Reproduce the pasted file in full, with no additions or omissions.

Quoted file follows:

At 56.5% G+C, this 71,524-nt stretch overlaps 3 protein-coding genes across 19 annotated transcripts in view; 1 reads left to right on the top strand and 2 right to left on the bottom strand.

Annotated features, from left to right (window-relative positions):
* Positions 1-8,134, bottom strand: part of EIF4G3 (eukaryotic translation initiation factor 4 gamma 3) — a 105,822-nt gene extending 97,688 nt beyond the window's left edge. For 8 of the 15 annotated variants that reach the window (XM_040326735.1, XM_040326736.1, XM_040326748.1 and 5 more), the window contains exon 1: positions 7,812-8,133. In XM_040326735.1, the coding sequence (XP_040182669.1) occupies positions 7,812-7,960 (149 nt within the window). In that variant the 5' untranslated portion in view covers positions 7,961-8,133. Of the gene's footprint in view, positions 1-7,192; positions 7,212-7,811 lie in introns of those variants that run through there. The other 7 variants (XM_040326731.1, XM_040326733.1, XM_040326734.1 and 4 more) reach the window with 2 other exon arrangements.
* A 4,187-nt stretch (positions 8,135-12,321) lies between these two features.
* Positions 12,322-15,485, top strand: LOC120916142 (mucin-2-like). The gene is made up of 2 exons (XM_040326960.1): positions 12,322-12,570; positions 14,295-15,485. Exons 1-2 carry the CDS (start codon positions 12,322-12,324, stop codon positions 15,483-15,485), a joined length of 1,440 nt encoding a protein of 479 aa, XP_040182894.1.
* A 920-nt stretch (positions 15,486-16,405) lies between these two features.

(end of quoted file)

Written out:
At 56.5% G+C, this 71,524-nt stretch overlaps 3 protein-coding genes across 19 annotated transcripts in view; 1 reads left to right on the top strand and 2 right to left on the bottom strand.

Annotated features, from left to right (window-relative positions):
* Positions 1-8,134, bottom strand: part of EIF4G3 (eukaryotic translation initiation factor 4 gamma 3) — a 105,822-nt gene extending 97,688 nt beyond the window's left edge. For 8 of the 15 annotated variants that reach the window (XM_040326735.1, XM_040326736.1, XM_040326748.1 and 5 more), the window contains exon 1: positions 7,812-8,133. In XM_040326735.1, the coding sequence (XP_040182669.1) occupies positions 7,812-7,960 (149 nt within the window). In that variant the 5' untranslated portion in view covers positions 7,961-8,133. Of the gene's footprint in view, positions 1-7,192; positions 7,212-7,811 lie in introns of those variants that run through there. The other 7 variants (XM_040326731.1, XM_040326733.1, XM_040326734.1 and 4 more) reach the window with 2 other exon arrangements.
* A 4,187-nt stretch (positions 8,135-12,321) lies between these two features.
* Positions 12,322-15,485, top strand: LOC120916142 (mucin-2-like). The gene is made up of 2 exons (XM_040326960.1): positions 12,322-12,570; positions 14,295-15,485. Exons 1-2 carry the CDS (start codon positions 12,322-12,324, stop codon positions 15,483-15,485), a joined length of 1,440 nt encoding a protein of 479 aa, XP_040182894.1.
* A 920-nt stretch (positions 15,486-16,405) lies between these two features.